Venues vexed by rules
TOWNSVILLE pub and cafe owners have called for clear directions on how restrictions will be applied to refuse service to people who are unvaccinated for Covid-19.
The state government threatens density restrictions on businesses who want to serve the unvaccinated and a survey finds many Townsville employers do not want to force their staff to be vaccinated.
“If they were really serious, they would mandate it. But they don’t want their name attached to a mandate. They are putting it on us and that’s totally unfair,” Strand C Bar owner Allen Pike said.
Deputy Premier Steven Miles flagged the restrictions when the government’s map to open Queensland’s borders to vaccinated domestic travellers was released this week.
A date of at least December 17 has been set, although it might be sooner if a target of 80 per cent of the population over the age of 16 being vaccinated has been reached.
Mr Miles said certain “freedoms” would only be available to vaccinated people when the target was reached.
The government’s map says further details on the restrictions are to be confirmed but that venues and events that allow unvaccinated people may continue to be subject to restrictions, such as capacity and density limits.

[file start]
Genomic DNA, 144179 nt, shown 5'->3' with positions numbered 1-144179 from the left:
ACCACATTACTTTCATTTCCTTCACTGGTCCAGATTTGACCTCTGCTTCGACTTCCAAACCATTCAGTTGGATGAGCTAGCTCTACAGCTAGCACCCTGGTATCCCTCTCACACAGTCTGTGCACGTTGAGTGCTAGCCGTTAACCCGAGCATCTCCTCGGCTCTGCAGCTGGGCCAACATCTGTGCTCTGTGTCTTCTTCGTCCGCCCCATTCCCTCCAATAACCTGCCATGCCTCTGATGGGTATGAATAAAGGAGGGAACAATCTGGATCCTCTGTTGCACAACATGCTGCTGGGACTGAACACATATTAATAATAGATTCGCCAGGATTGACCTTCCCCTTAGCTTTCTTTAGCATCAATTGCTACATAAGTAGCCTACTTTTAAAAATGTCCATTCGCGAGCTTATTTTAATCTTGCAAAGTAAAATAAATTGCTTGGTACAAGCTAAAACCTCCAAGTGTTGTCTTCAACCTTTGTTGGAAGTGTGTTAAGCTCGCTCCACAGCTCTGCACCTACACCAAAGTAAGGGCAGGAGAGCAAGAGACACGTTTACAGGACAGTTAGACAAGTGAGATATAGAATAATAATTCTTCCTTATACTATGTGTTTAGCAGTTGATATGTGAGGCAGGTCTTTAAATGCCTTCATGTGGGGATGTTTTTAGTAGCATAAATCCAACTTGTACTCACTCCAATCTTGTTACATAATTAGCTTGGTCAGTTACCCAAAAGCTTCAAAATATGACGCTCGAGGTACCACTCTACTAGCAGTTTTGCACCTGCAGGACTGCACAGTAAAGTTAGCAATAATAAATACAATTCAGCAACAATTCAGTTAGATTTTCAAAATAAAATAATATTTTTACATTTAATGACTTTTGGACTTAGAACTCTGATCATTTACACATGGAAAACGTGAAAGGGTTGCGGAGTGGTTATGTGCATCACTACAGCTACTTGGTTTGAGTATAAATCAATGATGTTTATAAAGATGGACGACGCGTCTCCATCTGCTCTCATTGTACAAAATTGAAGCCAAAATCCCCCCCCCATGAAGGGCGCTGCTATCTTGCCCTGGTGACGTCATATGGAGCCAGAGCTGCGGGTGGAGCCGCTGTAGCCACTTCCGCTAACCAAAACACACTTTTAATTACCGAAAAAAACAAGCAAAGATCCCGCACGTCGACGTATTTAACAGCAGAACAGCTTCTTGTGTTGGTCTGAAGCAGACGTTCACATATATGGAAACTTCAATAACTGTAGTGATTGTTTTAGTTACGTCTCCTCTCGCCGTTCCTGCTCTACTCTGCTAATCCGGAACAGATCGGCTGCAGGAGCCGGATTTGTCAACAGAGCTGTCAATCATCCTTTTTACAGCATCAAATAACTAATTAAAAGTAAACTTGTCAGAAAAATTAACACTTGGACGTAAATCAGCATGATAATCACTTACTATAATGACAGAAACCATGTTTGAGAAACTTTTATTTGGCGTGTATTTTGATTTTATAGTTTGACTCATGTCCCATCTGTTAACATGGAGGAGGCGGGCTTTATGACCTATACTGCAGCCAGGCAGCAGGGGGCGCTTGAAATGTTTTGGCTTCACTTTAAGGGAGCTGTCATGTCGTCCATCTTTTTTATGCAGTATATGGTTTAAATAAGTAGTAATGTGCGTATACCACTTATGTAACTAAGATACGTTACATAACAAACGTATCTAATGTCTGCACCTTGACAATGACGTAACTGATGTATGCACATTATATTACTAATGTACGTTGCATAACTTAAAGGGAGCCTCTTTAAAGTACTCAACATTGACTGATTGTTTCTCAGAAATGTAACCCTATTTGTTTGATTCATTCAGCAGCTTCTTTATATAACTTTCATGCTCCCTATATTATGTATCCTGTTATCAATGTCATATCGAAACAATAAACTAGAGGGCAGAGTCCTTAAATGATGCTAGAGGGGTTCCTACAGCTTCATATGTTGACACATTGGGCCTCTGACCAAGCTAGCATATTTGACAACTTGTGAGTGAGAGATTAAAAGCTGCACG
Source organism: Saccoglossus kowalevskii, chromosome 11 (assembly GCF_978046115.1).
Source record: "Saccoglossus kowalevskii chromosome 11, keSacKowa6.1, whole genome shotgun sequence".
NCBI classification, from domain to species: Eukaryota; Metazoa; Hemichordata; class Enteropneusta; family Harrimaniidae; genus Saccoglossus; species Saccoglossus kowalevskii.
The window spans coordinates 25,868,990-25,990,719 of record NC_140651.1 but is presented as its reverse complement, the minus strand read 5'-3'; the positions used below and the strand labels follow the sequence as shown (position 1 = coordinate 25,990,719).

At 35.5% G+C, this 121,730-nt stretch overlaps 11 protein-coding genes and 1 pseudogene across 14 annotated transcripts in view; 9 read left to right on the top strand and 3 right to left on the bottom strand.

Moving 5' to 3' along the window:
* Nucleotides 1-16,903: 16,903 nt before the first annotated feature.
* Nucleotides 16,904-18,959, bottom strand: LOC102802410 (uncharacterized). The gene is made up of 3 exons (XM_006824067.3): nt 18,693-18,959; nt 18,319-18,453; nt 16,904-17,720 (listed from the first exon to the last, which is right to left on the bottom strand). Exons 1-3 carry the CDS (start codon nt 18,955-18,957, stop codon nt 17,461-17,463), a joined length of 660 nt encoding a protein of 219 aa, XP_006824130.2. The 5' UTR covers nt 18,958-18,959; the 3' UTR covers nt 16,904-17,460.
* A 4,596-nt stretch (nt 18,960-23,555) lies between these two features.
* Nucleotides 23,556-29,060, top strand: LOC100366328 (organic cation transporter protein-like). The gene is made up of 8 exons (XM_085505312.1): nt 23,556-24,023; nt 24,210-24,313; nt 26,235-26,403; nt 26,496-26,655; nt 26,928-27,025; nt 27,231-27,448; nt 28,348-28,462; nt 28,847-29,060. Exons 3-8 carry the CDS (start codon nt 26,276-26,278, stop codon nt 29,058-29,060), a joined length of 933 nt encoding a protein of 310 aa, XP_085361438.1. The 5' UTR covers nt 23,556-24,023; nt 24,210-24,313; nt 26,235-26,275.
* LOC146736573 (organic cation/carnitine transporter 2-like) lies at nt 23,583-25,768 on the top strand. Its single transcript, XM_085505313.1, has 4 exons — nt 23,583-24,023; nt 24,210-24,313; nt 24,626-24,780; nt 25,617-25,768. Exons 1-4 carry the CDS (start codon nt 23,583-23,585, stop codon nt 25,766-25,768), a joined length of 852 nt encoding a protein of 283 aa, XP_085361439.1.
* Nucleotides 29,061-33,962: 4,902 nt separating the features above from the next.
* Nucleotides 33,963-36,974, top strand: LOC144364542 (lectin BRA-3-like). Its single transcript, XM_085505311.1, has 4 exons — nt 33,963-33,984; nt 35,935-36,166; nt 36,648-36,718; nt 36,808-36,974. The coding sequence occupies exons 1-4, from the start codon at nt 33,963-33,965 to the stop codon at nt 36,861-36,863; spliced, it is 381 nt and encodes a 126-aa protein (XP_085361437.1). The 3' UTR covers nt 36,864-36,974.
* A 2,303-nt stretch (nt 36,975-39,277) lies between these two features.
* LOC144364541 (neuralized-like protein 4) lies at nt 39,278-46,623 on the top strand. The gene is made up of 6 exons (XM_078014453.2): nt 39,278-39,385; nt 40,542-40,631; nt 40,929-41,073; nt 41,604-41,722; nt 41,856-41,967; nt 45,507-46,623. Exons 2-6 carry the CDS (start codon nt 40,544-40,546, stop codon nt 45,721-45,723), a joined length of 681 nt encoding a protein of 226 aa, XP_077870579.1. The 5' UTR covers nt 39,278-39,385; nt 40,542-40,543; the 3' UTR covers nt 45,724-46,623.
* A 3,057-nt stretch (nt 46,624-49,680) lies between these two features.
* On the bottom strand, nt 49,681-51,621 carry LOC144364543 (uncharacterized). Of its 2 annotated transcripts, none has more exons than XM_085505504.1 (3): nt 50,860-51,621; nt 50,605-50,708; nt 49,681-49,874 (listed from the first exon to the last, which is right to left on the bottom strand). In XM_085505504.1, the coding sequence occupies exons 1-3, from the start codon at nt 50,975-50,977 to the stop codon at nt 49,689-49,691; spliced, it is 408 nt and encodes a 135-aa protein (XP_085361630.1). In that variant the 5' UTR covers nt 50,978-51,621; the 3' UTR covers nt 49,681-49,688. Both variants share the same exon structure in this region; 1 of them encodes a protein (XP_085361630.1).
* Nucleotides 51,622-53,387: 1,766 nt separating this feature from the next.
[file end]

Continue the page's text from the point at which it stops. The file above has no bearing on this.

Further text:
When asked about the issue in Townsville on Wednesday, Premier
Annastacia Palaszczuk said businesses would “make up their own minds”.
“It’s very clear that when we come to 80 per cent vaccinated and people coming into Queensland, (businesses) will make up their own minds about what they want to do to protect their customers,” Ms Palaszczuk said.
Molly Malones venue manager and Townsville Safe Night Precinct president Colin Leake said he would stick to “whatever the government tells us” but questioned how the restrictions would be applied.
“Our concern as licensees is who is going to police that,” Mr Leake said.
Heritage Exchange owner Emmanuel Bogiatzis said he could not see refusing access to the unvaccinated because could not afford to cut a battered customer base.
Business advisers PVW Partners has surveyed Townsville business owners and managers on whether they should have the ability to make vaccination compulsory for employees, finding some 59.7 per cent agreed and 40.3 per cent disagreed.
PVW managing partner Carl Valentine said employers would like to see their employees vaccinated but did not want to be the ones forcing it on them.
“There should be some clear guidelines that business can rely on,” Mr Valentine said.
He said it was his “firm view” that Covid-19 was coming and that “we all need to be vaccinated to be prepared for it”.